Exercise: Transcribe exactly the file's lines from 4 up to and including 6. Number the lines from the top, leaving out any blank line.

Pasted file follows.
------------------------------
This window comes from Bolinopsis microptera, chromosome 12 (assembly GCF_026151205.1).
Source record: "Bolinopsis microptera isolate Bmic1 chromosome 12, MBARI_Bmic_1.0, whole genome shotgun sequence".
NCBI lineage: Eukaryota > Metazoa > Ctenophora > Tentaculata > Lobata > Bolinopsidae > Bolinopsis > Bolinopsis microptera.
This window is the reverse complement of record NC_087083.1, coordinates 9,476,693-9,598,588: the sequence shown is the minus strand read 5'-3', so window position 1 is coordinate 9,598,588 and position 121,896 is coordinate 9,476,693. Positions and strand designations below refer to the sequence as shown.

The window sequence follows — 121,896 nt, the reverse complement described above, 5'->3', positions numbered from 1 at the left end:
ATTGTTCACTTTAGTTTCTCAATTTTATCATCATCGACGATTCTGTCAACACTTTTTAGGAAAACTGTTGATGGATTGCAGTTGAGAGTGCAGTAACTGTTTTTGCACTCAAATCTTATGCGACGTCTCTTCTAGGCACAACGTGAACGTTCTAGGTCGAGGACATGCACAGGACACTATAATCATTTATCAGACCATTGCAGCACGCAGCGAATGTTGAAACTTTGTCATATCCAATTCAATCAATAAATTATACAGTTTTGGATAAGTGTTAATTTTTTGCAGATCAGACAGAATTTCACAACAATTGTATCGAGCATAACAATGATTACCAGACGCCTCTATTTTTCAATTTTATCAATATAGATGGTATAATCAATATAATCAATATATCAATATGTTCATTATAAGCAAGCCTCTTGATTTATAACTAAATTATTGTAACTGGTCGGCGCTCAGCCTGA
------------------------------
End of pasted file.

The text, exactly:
This window is the reverse complement of record NC_087083.1, coordinates 9,476,693-9,598,588: the sequence shown is the minus strand read 5'-3', so window position 1 is coordinate 9,598,588 and position 121,896 is coordinate 9,476,693. Positions and strand designations below refer to the sequence as shown.

The window sequence follows — 121,896 nt, the reverse complement described above, 5'->3', positions numbered from 1 at the left end:
ATTGTTCACTTTAGTTTCTCAATTTTATCATCATCGACGATTCTGTCAACACTTTTTAGGAAAACTGTTGATGGATTGCAGTTGAGAGTGCAGTAACTGTTTTTGCACTCAAATCTTATGCGACGTCTCTTCTAGGCACAACGTGAACGTTCTAGGTCGAGGACATGCACAGGACACTATAATCATTTATCAGACCATTGCAGCACGCAGCGAATGTTGAAACTTTGTCATATCCAATTCAATCAATAAATTATACAGTTTTGGATAAGTGTTAATTTTTTGCAGATCAGACAGAATTTCACAACAATTGTATCGAGCATAACAATGATTACCAGACGCCTCTATTTTTCAATTTTATCAATATAGATGGTATAATCAATATAATCAATATATCAATATGTTCATTATAAGCAAGCCTCTTGATTTATAACTAAATTATTGTAACTGGTCGGCGCTCAGCCTGA